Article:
The Path to Publication



When I began writing my first novel in 1996, I really did not think I would ever be published. But it was a cathartic experience, and it was something I needed to do to prove to myself that I could write a novel.

I started researching my second book in 1999. After about ten years of rewriting, polishing and collecting rejections, Cowgirl Dreams was published. I’m not telling you this to discourage you, but to encourage you.

That first attempt has yet to be published, and I am so glad it was not then. I did the best I could, but in going back and doing the rewrites (it will be the fourth in my series), I find I’ve learned so much about the craft of writing.

I met both of my publishers at writing conferences hosted by Women Writing the West. Since Cowgirl Dreams was based on my rodeo-riding grandmother, I thought that might be the best place to look, and it was. The first two books in my series were published.

At another WWW conference, where attendees can set up appointments with agents, editors and publishers, I pitched the idea of writing a series of magazine articles about the old-time rodeo cowgirls of Montana. As I was leaving, one of the other editors in the room jumped up from her table and caught me at the door. “I couldn’t help overhearing your pitch,” she said. “Make an appointment with me.”

I did, and Globe-Pequot Press offered me a contract to write a non-fiction book. When my first publisher closed down, I asked if GPP was interested in my third novel. They were and also picked up the first two books to be republished with new covers and new editing.

Dare to Dream was launched this week, the newest novel in the “Dreams” trilogy. The non-fiction book, Cowgirl Up! will come out in September.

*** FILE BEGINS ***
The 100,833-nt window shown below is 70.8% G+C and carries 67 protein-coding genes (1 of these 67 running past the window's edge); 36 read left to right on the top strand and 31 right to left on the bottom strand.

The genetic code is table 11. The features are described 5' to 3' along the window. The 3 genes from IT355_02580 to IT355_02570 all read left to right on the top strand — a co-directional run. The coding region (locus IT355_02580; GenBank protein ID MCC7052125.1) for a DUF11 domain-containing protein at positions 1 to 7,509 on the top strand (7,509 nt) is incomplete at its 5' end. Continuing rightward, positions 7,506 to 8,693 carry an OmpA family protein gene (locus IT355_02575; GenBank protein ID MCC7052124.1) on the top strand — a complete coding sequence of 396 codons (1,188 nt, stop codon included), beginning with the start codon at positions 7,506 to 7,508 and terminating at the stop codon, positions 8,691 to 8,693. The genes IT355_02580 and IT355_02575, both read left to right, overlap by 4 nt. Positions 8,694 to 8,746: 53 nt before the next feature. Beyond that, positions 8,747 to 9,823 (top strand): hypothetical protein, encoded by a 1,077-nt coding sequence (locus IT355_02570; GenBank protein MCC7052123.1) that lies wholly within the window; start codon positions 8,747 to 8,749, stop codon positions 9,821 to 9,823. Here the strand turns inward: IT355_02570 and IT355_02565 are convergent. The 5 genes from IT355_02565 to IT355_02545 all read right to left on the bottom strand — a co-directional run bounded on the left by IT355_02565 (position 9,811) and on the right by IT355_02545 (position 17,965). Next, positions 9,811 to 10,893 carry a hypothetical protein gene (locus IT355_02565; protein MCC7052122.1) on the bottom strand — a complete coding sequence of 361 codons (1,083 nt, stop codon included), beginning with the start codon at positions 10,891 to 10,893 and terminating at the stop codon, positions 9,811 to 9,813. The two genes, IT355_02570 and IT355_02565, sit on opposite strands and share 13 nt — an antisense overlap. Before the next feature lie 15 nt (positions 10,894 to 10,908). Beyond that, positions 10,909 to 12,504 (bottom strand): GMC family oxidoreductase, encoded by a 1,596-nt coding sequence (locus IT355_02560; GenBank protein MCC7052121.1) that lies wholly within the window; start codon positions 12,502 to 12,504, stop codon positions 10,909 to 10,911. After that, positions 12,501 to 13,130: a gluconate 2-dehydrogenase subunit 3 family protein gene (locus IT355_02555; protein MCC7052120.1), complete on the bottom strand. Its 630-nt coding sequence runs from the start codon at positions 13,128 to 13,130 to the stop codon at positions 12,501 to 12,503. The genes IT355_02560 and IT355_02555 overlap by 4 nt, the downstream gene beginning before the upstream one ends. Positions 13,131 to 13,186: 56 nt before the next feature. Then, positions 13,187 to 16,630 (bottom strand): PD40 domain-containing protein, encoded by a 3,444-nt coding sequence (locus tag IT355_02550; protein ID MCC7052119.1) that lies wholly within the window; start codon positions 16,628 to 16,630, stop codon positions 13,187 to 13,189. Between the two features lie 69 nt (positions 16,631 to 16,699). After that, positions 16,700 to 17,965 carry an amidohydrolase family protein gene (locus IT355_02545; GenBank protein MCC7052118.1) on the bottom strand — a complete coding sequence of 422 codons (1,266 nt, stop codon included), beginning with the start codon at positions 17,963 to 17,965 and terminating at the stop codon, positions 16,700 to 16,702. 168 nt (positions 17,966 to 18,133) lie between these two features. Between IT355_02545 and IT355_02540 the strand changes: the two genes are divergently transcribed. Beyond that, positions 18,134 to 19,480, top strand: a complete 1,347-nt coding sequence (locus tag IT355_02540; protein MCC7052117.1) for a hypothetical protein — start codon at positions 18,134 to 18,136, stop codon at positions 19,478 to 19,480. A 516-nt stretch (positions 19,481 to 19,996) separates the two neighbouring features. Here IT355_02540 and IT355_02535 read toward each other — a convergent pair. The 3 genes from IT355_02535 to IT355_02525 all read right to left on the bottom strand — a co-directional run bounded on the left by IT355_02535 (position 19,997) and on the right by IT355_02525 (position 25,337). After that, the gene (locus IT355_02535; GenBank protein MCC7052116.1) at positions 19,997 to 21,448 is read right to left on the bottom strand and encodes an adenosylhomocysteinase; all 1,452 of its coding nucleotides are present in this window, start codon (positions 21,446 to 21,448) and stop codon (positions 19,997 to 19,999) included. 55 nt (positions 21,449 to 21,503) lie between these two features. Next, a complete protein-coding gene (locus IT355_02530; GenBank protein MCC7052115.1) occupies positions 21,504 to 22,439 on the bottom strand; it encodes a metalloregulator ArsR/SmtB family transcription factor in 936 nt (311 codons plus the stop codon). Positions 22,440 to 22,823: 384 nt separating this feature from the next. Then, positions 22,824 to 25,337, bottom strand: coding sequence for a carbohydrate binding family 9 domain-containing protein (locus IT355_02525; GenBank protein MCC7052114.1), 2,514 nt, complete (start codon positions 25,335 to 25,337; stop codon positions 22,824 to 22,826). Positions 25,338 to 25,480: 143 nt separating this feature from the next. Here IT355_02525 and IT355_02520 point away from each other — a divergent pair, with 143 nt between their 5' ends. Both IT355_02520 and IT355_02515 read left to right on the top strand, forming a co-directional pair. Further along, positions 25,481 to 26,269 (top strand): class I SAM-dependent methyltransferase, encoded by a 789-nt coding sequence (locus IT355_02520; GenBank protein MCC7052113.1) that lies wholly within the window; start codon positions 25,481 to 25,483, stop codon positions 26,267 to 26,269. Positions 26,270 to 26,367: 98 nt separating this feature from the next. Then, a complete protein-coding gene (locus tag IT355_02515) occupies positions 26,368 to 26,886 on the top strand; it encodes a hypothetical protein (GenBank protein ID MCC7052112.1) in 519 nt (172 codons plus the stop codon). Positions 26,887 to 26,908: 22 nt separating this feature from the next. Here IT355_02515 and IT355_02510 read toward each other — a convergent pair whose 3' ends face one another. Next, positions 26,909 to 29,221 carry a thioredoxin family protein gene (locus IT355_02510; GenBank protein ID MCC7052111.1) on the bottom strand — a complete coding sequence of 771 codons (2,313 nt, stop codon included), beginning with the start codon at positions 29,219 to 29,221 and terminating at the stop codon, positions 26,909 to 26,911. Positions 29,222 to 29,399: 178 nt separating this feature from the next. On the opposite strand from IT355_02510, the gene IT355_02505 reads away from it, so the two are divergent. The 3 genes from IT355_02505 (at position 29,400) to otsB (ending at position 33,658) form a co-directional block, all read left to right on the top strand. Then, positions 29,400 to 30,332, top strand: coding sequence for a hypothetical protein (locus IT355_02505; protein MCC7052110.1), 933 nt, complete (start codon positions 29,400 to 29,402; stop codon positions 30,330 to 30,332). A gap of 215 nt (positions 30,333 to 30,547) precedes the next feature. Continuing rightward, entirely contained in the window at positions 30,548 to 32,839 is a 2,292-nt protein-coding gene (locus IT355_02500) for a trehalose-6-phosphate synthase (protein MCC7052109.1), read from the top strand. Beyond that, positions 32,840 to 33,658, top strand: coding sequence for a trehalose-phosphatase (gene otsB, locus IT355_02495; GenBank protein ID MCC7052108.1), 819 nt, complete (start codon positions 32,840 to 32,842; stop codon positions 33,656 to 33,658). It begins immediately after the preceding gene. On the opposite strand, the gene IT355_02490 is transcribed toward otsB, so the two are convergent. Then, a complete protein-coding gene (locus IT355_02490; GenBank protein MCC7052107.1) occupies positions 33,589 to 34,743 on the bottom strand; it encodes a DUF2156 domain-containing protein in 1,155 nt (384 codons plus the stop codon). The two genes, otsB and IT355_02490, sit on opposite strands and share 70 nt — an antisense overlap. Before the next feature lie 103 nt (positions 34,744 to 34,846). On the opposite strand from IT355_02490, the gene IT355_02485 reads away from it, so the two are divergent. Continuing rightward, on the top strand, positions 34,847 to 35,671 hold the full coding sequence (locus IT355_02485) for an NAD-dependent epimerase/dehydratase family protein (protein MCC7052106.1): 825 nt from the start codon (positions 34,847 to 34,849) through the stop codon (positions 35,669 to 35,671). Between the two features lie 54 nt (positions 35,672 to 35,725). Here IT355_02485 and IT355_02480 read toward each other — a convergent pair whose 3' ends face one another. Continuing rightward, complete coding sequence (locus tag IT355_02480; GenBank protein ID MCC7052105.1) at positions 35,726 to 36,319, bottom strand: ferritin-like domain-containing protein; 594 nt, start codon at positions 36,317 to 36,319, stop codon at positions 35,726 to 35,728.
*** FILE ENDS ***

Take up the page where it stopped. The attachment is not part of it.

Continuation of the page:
My message to aspiring authors is this: do not be in a hurry to get that first book published. Have patience, study and practice the craft of writing, get feedback from critique groups or partners, and get it professionally edited (especially if you are self-publishing). You do not want a book out that is riddled with errors and flaws.

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A native Montanan, Heidi M. Thomas now lives in North-central Arizona where she blogs, teaches writing, and edits. Herfirst novel, Cowgirl Dreamsis based on her grandmother, and the sequel, Follow the Dream, won the national WILLA Award. The next book in the series, Dare to Dream, has just been released. Heidi has a degree in journalism and a certificate in fiction writing.

12 comments:

  1. Heidi, I love reading your posts. You have a very thoughtful, thorough way of writing.

    The 10 years before your book was published is not discouraging. It confirms the fact that some of the best things in life take time to mature. Once that is truth is understood and accepted, writers can get down to business and make it happen.

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  2. I enjoyed reading about your path to publication, Heidi, and your advice is sound too. My first novel took 10 years to publication too. Tenacity is all part of what makes a professional writer.